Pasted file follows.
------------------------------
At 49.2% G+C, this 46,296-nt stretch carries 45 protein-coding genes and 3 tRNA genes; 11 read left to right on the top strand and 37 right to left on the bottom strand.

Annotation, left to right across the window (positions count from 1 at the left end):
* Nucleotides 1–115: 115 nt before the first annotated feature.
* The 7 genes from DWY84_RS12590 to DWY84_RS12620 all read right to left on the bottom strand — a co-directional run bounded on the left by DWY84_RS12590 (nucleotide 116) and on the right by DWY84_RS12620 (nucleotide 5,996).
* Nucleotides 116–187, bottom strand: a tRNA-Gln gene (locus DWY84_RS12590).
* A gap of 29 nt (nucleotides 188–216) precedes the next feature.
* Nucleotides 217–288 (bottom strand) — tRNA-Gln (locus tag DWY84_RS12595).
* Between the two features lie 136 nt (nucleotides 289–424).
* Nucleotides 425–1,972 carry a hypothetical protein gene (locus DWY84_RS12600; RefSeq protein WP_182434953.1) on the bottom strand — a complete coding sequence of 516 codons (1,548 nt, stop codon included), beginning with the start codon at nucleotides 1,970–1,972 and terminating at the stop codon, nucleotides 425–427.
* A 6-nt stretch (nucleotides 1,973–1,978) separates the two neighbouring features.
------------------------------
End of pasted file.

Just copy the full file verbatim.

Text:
At 49.2% G+C, this 46,296-nt stretch carries 45 protein-coding genes and 3 tRNA genes; 11 read left to right on the top strand and 37 right to left on the bottom strand.

Annotation, left to right across the window (positions count from 1 at the left end):
* Nucleotides 1–115: 115 nt before the first annotated feature.
* The 7 genes from DWY84_RS12590 to DWY84_RS12620 all read right to left on the bottom strand — a co-directional run bounded on the left by DWY84_RS12590 (nucleotide 116) and on the right by DWY84_RS12620 (nucleotide 5,996).
* Nucleotides 116–187, bottom strand: a tRNA-Gln gene (locus DWY84_RS12590).
* A gap of 29 nt (nucleotides 188–216) precedes the next feature.
* Nucleotides 217–288 (bottom strand) — tRNA-Gln (locus tag DWY84_RS12595).
* Between the two features lie 136 nt (nucleotides 289–424).
* Nucleotides 425–1,972 carry a hypothetical protein gene (locus DWY84_RS12600; RefSeq protein WP_182434953.1) on the bottom strand — a complete coding sequence of 516 codons (1,548 nt, stop codon included), beginning with the start codon at nucleotides 1,970–1,972 and terminating at the stop codon, nucleotides 425–427.
* A 6-nt stretch (nucleotides 1,973–1,978) separates the two neighbouring features.